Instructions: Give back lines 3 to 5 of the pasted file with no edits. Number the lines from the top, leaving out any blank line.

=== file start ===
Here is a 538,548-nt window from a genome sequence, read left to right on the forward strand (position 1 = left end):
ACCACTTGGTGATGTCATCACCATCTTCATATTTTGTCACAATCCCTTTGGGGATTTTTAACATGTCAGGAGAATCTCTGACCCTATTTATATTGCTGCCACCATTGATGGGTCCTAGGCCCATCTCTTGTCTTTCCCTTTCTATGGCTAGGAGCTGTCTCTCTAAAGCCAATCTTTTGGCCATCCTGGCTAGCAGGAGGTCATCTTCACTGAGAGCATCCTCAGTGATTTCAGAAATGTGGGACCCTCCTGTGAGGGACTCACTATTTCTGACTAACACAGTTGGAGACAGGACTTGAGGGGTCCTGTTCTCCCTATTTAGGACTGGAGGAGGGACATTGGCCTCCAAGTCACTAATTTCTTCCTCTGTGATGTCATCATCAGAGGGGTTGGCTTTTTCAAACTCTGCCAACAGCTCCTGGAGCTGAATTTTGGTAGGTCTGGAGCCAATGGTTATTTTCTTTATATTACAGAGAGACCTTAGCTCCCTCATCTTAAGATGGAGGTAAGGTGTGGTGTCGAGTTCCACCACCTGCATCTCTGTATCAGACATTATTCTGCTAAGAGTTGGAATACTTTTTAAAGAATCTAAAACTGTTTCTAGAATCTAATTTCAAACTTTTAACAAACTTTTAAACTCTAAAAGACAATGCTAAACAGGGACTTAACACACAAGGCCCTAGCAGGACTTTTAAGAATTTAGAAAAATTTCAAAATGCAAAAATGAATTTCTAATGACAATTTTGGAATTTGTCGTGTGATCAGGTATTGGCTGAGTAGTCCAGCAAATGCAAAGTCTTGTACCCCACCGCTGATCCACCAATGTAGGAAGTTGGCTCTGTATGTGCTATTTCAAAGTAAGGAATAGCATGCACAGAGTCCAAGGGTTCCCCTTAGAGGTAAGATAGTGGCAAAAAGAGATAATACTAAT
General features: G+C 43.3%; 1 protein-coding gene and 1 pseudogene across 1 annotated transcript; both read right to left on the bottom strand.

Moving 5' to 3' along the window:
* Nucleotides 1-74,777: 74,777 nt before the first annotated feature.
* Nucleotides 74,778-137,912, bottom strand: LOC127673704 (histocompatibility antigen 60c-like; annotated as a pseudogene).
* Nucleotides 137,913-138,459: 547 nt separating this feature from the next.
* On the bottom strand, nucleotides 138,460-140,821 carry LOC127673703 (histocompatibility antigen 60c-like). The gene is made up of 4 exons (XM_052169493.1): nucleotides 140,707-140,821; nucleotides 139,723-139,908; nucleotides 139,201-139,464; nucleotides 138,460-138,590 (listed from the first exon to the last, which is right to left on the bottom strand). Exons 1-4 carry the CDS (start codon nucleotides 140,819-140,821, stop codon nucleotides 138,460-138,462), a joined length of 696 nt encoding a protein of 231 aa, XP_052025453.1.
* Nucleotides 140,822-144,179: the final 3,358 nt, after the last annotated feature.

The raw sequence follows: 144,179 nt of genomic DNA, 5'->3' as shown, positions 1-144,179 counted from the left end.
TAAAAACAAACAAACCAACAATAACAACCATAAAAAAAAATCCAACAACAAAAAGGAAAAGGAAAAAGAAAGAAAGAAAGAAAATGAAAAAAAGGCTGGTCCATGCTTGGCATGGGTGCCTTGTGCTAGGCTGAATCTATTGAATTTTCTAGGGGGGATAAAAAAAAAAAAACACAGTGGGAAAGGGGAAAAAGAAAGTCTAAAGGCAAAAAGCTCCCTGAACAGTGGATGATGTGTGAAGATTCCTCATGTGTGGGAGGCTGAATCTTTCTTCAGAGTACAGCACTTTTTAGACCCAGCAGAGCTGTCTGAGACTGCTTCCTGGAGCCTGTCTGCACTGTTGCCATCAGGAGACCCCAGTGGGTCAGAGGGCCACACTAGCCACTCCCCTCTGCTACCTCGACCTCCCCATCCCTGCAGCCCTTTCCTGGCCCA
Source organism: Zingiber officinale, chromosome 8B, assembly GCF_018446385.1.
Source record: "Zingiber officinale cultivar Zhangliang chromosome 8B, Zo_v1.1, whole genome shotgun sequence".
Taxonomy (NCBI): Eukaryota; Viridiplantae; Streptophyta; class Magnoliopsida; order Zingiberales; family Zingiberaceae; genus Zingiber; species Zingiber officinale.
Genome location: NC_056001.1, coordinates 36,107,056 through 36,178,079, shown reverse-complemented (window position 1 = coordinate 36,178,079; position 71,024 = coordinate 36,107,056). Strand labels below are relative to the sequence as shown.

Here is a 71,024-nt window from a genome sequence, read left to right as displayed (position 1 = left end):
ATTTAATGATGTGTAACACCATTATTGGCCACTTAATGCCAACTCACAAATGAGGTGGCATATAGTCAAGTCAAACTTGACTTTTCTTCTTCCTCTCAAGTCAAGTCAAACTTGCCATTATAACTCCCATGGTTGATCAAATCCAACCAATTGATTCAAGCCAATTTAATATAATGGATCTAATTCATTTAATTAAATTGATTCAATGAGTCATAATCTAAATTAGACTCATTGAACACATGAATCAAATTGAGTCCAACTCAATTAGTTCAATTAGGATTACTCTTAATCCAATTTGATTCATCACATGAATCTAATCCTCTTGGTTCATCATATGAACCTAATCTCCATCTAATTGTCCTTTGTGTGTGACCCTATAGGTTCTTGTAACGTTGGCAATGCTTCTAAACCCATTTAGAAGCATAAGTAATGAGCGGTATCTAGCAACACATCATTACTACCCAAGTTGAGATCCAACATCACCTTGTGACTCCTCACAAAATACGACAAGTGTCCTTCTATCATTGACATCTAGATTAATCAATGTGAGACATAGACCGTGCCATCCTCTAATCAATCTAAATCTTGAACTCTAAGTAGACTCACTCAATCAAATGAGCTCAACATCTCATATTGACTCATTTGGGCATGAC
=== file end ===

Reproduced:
General features: G+C 43.3%; 1 protein-coding gene and 1 pseudogene across 1 annotated transcript; both read right to left on the bottom strand.

Moving 5' to 3' along the window:
* Nucleotides 1-74,777: 74,777 nt before the first annotated feature.